Hello from the CC van on the way to Gothic! As we embark on our five day field trip to the remote research laboratory located several miles North of Crested Butte, I can’t help but think of the earlier trips we did this block. Our first field trip was a day trip to Bear Creek Nature Center and later Garden of the Gods Park. With a member of the staff, we embarked on a guided loop through three different types of ecosystems in the park.
The first area was riparian, the wetlands adjacent to creeks, streams, and rivers. Because of the amount of moisture here, many plants thrive. The tallest trees are often found lining these areas, and in turn, help to protect watershed health by minimizing erosion. The health of these watersheds is important for a multitude of reasons, but one interesting fact is that Bear Creek was the site in which the last native population of Cutthroat Trout, previously thought to have been extinct, were located! While streams may look frozen over, water is almost always flowing underneath and life continues to exist through the winter. When the top layer of a creek freezes over, it limits the space in which other water can flow through and therefore the flow becomes stronger as its forced through limited space. This increase in energy will usually prevent the whole stream from freezing.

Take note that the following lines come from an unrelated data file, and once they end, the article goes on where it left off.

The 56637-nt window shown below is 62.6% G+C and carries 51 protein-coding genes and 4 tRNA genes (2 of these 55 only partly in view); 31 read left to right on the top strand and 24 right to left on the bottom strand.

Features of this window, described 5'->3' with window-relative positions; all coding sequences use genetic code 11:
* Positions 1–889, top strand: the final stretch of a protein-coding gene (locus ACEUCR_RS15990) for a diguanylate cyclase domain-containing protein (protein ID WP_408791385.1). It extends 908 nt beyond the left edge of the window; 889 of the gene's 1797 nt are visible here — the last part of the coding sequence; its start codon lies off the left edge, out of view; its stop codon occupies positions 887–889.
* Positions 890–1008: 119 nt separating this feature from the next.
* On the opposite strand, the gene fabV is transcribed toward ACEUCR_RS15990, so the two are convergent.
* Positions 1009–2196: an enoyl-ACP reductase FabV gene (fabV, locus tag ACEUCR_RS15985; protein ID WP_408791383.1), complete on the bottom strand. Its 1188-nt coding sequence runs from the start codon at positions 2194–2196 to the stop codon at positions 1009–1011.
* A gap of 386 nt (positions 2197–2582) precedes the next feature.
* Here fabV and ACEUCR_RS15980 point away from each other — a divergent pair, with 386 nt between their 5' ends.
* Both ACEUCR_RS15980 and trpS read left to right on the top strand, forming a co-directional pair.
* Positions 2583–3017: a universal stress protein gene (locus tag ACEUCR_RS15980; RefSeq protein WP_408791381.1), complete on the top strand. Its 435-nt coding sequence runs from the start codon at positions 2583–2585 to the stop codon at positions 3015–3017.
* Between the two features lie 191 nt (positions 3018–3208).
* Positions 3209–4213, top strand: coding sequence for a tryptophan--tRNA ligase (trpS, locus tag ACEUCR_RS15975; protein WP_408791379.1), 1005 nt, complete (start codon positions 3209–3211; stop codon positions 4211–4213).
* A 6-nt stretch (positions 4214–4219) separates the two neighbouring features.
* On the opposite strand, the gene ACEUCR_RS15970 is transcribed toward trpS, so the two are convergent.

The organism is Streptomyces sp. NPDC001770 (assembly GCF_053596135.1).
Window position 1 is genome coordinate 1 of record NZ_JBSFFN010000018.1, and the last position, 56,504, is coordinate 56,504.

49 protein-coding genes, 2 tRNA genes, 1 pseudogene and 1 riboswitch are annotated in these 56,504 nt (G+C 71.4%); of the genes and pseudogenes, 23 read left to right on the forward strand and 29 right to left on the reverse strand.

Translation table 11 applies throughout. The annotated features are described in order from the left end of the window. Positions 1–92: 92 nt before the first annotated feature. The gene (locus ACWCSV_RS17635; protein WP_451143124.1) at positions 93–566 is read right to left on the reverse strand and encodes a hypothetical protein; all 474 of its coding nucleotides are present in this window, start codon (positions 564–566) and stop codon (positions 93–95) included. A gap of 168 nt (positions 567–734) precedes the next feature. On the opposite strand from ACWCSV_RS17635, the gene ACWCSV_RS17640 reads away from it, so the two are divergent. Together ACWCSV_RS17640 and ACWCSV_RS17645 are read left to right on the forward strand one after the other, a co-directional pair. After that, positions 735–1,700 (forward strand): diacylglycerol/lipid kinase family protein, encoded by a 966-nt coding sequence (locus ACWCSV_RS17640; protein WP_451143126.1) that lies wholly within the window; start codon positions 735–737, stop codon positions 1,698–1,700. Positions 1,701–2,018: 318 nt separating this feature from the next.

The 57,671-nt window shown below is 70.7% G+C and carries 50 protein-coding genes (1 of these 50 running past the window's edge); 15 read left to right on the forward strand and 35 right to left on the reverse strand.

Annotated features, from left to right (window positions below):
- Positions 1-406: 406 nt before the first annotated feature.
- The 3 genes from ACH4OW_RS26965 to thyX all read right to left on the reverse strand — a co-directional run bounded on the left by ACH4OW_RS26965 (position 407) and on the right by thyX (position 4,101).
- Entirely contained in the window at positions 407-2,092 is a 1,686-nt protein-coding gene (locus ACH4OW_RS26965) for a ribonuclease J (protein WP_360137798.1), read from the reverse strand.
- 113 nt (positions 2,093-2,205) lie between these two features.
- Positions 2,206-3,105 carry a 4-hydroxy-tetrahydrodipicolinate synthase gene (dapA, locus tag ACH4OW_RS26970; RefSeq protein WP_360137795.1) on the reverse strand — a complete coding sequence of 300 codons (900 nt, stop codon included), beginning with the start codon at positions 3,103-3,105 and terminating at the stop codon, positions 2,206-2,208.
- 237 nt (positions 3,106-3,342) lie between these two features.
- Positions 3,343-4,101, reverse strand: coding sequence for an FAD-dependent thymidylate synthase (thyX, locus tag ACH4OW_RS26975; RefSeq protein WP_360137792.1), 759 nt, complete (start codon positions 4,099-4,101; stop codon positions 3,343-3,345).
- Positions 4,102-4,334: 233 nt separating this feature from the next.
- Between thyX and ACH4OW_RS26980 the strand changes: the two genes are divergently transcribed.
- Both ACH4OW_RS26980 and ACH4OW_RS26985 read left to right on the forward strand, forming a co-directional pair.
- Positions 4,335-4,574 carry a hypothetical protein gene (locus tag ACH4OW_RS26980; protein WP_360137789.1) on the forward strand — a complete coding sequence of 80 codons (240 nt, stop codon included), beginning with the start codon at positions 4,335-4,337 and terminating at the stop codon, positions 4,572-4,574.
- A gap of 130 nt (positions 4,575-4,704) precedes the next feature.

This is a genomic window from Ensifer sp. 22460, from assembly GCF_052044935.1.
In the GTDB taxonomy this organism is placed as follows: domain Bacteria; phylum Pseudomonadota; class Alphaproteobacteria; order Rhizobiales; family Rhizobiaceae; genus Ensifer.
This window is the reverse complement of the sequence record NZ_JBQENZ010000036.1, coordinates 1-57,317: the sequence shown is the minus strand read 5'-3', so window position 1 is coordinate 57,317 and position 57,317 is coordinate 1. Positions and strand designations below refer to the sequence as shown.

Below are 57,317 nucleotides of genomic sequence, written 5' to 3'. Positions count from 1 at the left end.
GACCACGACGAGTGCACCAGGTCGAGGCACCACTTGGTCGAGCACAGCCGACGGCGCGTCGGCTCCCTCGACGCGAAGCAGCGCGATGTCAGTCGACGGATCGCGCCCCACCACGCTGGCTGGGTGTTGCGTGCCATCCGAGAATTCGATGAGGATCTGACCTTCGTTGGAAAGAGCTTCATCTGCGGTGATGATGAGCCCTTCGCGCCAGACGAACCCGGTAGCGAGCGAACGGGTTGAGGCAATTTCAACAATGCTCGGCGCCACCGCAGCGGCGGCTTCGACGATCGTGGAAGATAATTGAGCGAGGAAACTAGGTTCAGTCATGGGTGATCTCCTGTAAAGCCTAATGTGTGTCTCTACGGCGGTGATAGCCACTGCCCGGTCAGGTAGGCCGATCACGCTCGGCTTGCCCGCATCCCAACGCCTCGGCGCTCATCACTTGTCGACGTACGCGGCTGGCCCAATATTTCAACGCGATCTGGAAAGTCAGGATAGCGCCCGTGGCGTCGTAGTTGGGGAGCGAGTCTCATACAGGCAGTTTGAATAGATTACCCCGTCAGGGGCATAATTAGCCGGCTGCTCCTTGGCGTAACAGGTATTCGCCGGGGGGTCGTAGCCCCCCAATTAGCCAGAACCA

The next area we observed were the shrub lands. Here, we encountered “deer pizza” named as a favorite snack of the local mule deer. The shrub, also known as Mountain Mahogany, was often chewed up and surrounded by the distinct two part pointed hoof prints of these common mammals. The last environment was the meadows, the highest elevation area of the center. Here, we noticed many grasses and Yucca plants, and it was much more open than the previous two locations. We were able to identify many trees and birds, such as junipers, gamble oaks, and chickadees, for our whole block assignment to identify and explain a bit about 20 different species present for Colorado winters. We also did a brief introduction to snow science with Ryan Hammes by using crystal cards and magnifiers to look at snowflake shape and size. The big fat snowflakes that skiers and riders dream about are called “stellar.” We’re all familiar with the fact that each snowflake is unique, but we also learned that each snowflake originally starts out with 6 arms! Stellar snowflakes continue to have 6 distinct arms, while other snow in windy or warm weather may lose some of their arms on their descent. Lastly, we tested the temperature gradient in the snowpack. We will continue our snow science tests in the field in Gothic!